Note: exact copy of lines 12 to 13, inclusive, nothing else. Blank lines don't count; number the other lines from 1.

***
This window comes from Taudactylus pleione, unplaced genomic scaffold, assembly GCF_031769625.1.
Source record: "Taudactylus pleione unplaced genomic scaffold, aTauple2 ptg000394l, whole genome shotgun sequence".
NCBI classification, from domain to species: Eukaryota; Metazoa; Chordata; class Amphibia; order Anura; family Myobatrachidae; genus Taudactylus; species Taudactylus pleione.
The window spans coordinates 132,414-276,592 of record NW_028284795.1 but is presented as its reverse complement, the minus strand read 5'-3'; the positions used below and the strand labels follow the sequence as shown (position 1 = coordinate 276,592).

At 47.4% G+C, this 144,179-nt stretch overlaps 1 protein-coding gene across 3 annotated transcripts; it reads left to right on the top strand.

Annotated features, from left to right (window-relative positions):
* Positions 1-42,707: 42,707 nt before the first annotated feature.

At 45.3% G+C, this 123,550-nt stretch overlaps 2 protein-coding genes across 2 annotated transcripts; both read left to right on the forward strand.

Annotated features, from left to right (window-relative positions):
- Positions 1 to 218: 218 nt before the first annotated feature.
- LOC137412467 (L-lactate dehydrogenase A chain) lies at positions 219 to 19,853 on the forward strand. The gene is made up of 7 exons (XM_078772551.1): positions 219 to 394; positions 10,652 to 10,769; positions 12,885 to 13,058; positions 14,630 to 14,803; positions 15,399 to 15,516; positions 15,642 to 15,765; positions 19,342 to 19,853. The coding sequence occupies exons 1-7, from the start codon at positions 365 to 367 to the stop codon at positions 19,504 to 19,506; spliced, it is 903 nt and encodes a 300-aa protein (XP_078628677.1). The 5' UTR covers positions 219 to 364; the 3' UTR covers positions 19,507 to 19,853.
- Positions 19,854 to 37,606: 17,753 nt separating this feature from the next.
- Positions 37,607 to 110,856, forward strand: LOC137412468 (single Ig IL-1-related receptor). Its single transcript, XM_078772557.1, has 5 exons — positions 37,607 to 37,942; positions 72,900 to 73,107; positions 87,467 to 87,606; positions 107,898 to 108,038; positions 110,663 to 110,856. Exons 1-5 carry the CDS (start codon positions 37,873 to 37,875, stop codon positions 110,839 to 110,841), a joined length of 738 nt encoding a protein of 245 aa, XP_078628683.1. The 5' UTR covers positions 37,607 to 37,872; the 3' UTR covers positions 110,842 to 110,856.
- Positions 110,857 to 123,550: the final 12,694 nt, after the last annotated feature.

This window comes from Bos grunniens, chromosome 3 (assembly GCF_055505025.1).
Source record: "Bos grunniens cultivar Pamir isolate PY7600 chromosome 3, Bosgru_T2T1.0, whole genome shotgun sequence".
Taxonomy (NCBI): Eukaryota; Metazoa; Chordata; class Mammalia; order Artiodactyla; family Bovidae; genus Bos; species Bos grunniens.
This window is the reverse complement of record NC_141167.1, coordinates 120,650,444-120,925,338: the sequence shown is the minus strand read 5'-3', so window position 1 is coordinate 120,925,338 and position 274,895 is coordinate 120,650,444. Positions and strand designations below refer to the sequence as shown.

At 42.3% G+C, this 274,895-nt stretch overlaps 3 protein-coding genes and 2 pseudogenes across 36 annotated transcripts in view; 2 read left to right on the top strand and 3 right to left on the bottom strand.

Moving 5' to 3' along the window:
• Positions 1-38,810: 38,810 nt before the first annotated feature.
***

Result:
- Positions 19,854 to 37,606: 17,753 nt separating this feature from the next.
- Positions 37,607 to 110,856, forward strand: LOC137412468 (single Ig IL-1-related receptor). Its single transcript, XM_078772557.1, has 5 exons — positions 37,607 to 37,942; positions 72,900 to 73,107; positions 87,467 to 87,606; positions 107,898 to 108,038; positions 110,663 to 110,856. Exons 1-5 carry the CDS (start codon positions 37,873 to 37,875, stop codon positions 110,839 to 110,841), a joined length of 738 nt encoding a protein of 245 aa, XP_078628683.1. The 5' UTR covers positions 37,607 to 37,872; the 3' UTR covers positions 110,842 to 110,856.